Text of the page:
Friday, May 7, 2010

5 Ways To Sing 50 Ways To Leave Your Lover

One of the things I love about a truly great song is how open it is to interpretation. At any time some new musician could come and breathe new life into it. Like Paul Simon's 50 Ways to Leave Your Lover. Whether or not you actually like Paul Simon, I think most people would agree it's a great song. Great lyrics, great groove, great chorus. On a recent jaunt through YouTube land I found five different versions including the original that I liked (there were at least five other ones as well, but these were my favorites.) Let's start with Mr. Simon himself.

Although I wouldn't exactly call myself a big Paul Simon fan, I do definitely have respect for him. Whereas most old school pop singers keep on doing the same thing again and again until it almost seems pathetic, he has always constantly reinvented himself and tried new things. Of course, it also helps that he surrounds himself with the best musicians. Like the drummer Steve Gadd who came up with the drum groove solo at the beginning of the song. I don't know squat about drumming, but apparently this beat is very difficult to play and he always does it so lightly and with such feeling. Truly a master.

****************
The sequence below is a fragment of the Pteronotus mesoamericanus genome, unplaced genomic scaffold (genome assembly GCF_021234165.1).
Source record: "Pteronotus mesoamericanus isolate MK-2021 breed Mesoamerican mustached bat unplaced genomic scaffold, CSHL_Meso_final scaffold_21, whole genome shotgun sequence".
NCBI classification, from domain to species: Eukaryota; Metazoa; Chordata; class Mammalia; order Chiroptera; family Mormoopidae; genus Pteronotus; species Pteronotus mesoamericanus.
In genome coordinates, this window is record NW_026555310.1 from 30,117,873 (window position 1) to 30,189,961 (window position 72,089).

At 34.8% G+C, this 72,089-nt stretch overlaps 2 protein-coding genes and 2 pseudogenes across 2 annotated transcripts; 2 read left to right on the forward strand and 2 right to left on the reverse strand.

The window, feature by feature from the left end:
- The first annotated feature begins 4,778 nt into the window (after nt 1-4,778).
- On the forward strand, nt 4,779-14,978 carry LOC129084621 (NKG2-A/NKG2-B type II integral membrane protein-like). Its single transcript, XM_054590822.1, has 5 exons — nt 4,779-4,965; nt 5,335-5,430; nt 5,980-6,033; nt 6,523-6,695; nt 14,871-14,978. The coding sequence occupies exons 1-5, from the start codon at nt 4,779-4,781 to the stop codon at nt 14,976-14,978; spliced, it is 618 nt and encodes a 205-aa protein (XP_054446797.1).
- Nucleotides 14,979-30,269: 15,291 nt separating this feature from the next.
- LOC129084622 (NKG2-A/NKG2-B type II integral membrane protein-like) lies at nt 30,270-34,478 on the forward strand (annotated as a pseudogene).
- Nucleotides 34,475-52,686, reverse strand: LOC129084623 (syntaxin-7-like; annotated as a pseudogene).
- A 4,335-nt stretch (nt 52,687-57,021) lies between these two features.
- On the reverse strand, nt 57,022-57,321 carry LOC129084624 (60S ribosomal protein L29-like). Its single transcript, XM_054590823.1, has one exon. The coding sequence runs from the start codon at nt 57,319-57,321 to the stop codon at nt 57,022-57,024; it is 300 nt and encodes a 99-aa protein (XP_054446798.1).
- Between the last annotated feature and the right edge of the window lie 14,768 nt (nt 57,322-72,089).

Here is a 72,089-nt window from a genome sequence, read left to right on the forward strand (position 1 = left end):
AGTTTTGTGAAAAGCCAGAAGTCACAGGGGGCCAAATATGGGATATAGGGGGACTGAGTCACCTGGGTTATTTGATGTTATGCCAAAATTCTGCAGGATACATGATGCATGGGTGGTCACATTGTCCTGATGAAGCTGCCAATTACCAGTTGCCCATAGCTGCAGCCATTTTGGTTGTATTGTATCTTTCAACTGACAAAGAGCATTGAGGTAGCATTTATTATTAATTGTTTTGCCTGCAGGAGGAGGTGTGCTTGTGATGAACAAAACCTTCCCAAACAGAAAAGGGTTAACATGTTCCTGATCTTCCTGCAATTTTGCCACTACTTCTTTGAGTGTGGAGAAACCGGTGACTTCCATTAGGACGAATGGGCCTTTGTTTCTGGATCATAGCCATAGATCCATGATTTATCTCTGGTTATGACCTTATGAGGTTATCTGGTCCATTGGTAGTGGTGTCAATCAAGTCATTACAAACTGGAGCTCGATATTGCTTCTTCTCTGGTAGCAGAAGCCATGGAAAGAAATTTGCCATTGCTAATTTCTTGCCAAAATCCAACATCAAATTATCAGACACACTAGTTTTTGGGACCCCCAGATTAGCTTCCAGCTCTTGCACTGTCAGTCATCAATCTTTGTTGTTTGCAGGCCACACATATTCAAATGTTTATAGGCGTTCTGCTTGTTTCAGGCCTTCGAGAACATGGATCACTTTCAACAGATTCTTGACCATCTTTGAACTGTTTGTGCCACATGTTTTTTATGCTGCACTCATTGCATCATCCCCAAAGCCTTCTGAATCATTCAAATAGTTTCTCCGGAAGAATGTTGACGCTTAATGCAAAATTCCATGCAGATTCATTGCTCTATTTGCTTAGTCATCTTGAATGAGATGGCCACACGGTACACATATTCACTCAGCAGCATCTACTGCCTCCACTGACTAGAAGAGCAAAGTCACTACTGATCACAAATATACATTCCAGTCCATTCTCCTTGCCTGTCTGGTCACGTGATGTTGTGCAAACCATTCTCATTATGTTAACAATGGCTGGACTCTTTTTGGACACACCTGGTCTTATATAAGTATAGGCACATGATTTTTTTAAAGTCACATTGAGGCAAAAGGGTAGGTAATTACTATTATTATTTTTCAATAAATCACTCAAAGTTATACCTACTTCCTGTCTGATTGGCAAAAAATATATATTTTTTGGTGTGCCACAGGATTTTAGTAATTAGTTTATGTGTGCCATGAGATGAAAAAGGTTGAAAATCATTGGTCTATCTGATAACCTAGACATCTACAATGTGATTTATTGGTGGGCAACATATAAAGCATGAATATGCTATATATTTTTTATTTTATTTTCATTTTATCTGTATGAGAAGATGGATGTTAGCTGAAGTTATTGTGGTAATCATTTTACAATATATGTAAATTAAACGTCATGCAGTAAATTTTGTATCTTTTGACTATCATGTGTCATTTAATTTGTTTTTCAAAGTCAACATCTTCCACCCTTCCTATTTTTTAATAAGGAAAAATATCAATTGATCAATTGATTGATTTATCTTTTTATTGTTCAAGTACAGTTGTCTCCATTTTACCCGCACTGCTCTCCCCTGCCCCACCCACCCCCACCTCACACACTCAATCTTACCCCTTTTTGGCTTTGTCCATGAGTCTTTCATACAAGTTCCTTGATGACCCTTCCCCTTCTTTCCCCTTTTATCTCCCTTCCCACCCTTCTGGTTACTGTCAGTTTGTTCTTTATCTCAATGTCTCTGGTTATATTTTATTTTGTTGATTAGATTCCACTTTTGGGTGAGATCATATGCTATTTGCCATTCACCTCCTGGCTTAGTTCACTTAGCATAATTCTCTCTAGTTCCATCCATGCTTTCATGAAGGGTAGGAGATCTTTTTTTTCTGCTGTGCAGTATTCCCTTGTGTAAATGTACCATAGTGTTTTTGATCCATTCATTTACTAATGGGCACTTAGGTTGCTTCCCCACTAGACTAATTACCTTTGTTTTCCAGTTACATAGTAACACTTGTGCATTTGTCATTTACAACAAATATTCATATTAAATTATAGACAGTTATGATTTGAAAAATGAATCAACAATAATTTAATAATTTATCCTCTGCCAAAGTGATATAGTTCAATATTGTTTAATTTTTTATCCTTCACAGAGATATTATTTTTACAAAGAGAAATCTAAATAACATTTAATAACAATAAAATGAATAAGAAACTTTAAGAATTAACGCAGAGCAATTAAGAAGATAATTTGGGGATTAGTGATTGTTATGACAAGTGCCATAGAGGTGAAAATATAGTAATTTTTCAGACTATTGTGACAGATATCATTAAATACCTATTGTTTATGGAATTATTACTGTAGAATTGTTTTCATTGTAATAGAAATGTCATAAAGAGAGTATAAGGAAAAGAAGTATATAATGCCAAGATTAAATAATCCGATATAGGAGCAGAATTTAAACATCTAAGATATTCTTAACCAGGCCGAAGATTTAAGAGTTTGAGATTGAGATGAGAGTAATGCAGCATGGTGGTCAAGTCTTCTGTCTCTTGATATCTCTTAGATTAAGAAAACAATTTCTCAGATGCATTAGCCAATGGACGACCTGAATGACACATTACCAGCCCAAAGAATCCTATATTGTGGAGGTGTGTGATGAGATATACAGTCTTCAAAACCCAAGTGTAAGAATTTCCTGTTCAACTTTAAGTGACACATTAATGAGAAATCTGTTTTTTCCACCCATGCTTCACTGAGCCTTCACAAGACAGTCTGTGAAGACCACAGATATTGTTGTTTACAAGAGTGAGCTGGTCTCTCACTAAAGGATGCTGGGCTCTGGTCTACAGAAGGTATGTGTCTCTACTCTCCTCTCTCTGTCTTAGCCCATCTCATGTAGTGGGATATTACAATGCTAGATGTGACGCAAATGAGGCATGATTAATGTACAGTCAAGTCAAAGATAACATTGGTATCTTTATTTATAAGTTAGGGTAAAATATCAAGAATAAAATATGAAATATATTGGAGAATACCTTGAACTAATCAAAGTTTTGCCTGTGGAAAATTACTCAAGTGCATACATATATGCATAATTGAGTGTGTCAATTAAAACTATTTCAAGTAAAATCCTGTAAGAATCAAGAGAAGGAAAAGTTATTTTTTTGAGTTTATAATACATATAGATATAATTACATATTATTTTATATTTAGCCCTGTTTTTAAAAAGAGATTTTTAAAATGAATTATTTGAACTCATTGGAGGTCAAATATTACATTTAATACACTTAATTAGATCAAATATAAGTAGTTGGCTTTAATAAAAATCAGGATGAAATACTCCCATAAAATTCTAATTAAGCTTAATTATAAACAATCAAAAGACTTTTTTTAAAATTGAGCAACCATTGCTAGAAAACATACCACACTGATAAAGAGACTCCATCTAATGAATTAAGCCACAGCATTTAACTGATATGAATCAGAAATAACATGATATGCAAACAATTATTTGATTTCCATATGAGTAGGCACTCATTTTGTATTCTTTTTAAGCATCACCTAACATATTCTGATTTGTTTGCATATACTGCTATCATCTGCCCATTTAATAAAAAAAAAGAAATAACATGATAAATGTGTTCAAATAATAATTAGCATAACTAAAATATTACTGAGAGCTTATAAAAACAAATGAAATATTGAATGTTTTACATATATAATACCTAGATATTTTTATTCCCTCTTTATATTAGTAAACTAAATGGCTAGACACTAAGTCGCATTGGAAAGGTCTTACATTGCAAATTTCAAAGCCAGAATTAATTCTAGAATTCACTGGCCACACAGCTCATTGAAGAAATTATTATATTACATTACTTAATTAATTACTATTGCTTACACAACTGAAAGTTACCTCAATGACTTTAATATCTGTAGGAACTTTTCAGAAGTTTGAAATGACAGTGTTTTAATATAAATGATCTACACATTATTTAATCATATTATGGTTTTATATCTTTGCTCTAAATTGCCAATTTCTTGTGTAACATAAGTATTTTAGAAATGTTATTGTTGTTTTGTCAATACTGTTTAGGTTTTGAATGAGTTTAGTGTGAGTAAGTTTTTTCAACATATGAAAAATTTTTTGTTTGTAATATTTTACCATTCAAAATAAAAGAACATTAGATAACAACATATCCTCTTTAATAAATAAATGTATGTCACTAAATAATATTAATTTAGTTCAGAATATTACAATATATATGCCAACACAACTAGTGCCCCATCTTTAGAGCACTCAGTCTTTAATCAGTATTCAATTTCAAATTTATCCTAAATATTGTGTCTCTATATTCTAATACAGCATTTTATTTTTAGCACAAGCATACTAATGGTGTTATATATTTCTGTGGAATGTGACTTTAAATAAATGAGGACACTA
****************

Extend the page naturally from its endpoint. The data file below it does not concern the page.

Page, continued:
The drummer here doesn't have the touch Steve Gadd does, but Rosemary Clooney is a better singer than Paul Simon. This interpretation is my absolute favorite, but then I am a big Rosemary Clooney fan. She had such an unusual voice and such a great sense of rhythm.

Cadence gets out of having to compete with Steve Gadd by turning the drum solo into a beat box. Nice use of playback too.

I had never heard of the Platinum Pied Pipers, but by their picture I figured they would perform hard-edged jazz or maybe R&B. Quite a surprise that they have such a lounge-y, soft groove.

Playgroup even does a Reggae version. And it works. Mr. Simon, thanks for writing such a great song.

My vote still goes out to Rosemary. Do you have a favorite?

1 comment:

hzeller said...

Roesemary indeed has a beautiful, well trained voice. If a song can live with a minimum 'intrusion' of instruments it is best. So less of her drummer and that synthesizer and it would be even better.

Personally I like this version from tok tok tok best .. just a saxophone and the 'drummer' is a beatboxer.


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